Why plans for branding London’s ‘Northbank’ area are doomed

Plans in London to brand part of the city ‘North Bank’ are doomed by a failure in not understanding memes.

The latest attempt to use the power of branding for place marketing sees the area on the north bank of the Thames aims to emulate the success of the ‘South Bank’ area which has witnessed a remarkable regeneration and reinvigoration. (It is well worth a visit as a truly vibrant, cultural and social experience.)

So the obvious thing would seem to brand the opposite side of the river as ‘Northbank’.

I do like the response to the idea from comedian Barry Cryer who said: “As far as I’m concerned anything that contains the name ‘bank’ is totally unacceptable.”

Lobbying for the change are businesses aiming to create the Northbank Business Improvement District.

I fear they will succeed in creating a formal name but in terms of giving the world a potent meme – a name that will live on and  replicate of its own volition – and become widely known, I am not optimistic of its success.

Why?

The history of branding is littered with failed place names.

Remember ‘Salop’, which for a short while, from 1972-80 sought to replaced what was formerly, and is now known as ‘Shropshire’. (I never did hear a poem about a ‘Salop lad’!)

In terms of city area branding ‘Midtown’ is now an internationally generic category name for city areas that have a ‘just-close-to-the-main-centre-but-still-enough-to-entertain-you-and-be-of-interest’.

The ‘Midtown’ name serves a purpose. In a busy, confusing time, it gives you a handle. Hence, it seems to work reasonably well for the Holborn area of London.

What information value does ‘Northbank’ do – other than provide a geographical reference point?

‘South Bank’ already had an iconic touchstone at its heart – the South Bank Centre. It has a coherence for cultural activity combined with not being the West End and the prime cultural spot. It subsequently serves as a totem also for slightly alternative, a hint of subversive fringe-like activity. Crucially, people like it – therefore building favourability for any associated brand.

What is the cultural nucleus of ‘Northbank’?

It already has some sub-brands: ‘The Strand’, ‘Embankment’, ‘Trafalgar Square’ and to a lesser extent ‘Aldwych’.

London already has under-performing area brands. I’m always intrigued by the name ‘Fitzrovia’. It sounds like a quaint Eastern European state where I like to muse, there is a Crown Prince of Fitzrovia’!

But it has hardly had the same impact as its neighbouring ‘Mayfair’. Mayfair has benefited from many what I call ‘Booster Memes’ brand outgrowths created by a subsequent culturl activity. So Mayfair has benefited from being the most exclusive space on the London Monopoly board.

Personally, the infosphere space which the proposed ‘Northbank’ area seeks to occupy in my mind already has a tenant: ‘North Bank’ belongs in my thinking – and to many others – is attached to the football terraces – particularly my beloved West Ham! (‘Tiptoe through the North Bank’ is a terrace son I remember from the ‘60’s.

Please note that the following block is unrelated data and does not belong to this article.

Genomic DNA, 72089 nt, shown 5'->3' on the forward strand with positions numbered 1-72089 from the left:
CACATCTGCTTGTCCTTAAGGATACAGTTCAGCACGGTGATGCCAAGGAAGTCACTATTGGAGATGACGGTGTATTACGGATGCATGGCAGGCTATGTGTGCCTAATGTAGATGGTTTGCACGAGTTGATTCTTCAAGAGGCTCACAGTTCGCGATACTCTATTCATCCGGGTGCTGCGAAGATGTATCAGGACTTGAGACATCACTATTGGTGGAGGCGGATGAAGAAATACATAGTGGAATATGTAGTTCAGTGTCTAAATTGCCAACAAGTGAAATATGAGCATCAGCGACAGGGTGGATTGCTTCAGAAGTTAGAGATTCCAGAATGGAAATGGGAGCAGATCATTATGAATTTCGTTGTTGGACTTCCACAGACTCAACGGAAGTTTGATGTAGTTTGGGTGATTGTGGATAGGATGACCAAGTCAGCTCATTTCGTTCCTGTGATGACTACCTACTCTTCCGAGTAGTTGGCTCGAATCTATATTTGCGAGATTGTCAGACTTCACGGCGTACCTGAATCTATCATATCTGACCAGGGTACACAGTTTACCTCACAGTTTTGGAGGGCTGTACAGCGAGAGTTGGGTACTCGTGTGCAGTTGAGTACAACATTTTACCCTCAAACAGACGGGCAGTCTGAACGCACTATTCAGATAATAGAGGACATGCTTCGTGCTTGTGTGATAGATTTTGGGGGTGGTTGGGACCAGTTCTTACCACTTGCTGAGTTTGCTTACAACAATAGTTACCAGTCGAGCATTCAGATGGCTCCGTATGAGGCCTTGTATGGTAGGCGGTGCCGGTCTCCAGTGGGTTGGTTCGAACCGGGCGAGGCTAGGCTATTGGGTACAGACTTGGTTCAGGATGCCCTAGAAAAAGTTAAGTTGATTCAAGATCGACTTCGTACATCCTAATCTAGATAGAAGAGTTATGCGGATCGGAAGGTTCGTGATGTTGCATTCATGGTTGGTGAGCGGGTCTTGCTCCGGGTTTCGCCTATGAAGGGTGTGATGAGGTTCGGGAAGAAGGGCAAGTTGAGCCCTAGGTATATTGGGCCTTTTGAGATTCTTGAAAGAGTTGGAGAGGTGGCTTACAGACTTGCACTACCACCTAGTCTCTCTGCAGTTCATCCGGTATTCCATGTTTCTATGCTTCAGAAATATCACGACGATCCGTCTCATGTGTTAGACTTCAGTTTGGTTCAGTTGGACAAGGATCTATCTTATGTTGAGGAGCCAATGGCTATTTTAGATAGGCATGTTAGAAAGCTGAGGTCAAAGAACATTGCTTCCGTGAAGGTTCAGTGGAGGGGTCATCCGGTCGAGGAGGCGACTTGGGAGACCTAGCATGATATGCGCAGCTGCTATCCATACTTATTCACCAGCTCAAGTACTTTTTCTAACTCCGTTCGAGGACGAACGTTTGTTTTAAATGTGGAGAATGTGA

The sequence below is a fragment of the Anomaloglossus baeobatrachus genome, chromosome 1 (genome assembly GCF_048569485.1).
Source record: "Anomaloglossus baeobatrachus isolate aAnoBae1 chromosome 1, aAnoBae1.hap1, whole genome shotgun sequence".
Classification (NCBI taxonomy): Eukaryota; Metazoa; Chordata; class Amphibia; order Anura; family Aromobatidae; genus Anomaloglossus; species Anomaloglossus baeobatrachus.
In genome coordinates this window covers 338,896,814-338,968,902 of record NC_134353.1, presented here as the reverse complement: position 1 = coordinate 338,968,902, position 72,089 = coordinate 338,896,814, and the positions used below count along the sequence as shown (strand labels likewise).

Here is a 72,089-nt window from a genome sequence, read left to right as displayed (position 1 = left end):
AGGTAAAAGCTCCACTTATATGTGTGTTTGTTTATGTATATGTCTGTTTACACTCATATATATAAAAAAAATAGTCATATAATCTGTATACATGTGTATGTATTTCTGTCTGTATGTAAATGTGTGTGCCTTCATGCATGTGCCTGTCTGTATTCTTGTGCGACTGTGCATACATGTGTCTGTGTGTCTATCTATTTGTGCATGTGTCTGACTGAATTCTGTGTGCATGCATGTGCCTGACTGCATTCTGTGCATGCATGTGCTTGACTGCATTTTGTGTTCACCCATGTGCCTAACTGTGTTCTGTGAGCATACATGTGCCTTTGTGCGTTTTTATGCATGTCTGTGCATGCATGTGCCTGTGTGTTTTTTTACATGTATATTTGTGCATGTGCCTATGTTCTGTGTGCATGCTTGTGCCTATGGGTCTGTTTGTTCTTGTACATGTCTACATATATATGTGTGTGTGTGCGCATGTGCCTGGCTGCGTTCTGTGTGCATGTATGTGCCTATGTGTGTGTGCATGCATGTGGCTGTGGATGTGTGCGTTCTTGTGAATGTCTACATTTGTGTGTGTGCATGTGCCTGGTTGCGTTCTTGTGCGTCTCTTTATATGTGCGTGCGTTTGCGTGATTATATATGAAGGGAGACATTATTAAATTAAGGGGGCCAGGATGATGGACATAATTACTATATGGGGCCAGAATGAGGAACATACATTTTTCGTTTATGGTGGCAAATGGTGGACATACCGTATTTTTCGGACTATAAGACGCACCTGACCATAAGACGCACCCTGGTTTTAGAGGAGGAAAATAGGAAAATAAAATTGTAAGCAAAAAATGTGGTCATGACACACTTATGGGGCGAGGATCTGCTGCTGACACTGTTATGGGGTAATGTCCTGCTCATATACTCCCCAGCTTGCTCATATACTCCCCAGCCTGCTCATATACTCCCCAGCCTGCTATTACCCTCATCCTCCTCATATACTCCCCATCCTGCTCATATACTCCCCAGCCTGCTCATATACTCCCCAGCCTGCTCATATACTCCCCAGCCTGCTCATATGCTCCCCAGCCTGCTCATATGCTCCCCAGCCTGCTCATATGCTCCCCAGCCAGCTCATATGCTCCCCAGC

These are what I call ‘Suffocater Memes’.

You could argue the same issue applies to South Bank’ but I believe the tangible and informationally vibrant South Bank Centre has been a powerful Booster Meme. It overcomes competing claims of other part of the football staium and subsequently owns the space in my infosphere.

The lesson for the ‘Northbank Business Improvement District’ is that your meme has to be:

• relevant for others
• generate some emotional connection or resonance with others
• creates affection or liking in some way
• posses an iconic quality
• be a free or easy to dominage parking in the space you are seeking to occupy in people’s minds and in the infosphere

Is there any hope then?

Northbank may be relieved by the meme cavalry of a Booster Meme in terms of a new iconic building called ‘Northbank’ or a television series ‘Northbankers’.

Alternative strategies might be to build from an existing sub meme.

‘The Strand’ is a London area meme with capacity, in my view, to work harder. (Roxy Music even did a song ‘Do the Strand’).

Maybe you could extend the ‘Strand’ meme into ‘Strandbank’, ‘Strandside’ may have potential.

The usual reaction to these types of suggestions is to say ‘the Northbank is a more logical name’.

And it is this which is the biggest mistake people make in seeking to cook or cultivate memes: it is not the logical that determines the success and impact of a brand name it is meme-friendliness determined by its emotional connectivity, memorability, affection, and lack of rival suffocater memes.

My challenge to the Northbank Business Improvement District is, will anyone be using your name of their own volition in five years time?

I suspect not.

Meanwhile, I’ll tiptoe though the Northbank and associate the term by its prevailing meme.

This entry was posted in Brand PR, Brand Story, Brand You, Branding, memes, word of mouth and tagged , , , , , . Bookmark the permalink.

2 Responses to Why plans for branding London’s ‘Northbank’ area are doomed

  1. Sue Fox says:

    Interesting. “Northbank” doesn’t do much for me either. There’s so much else in the area, why not build on the associations it already has? How about Savoy? or the Savoy district? The medieval Savoy Palace (built by Peter, Count of Savoy, and later owned by John of Gaunt) still leaves its traces. The Queen’s Chapel is the only remaining building, but roads nearby – and the famous hotel of course – still bear the name. It’s known world wide and has great brand profile. Any takers?

  2. andy says:

    Great idea Sue.
    ‘Savoy’ has many brand qualities which the champions of this campaign would benefit from – and certainly works harder than ‘Northbank’

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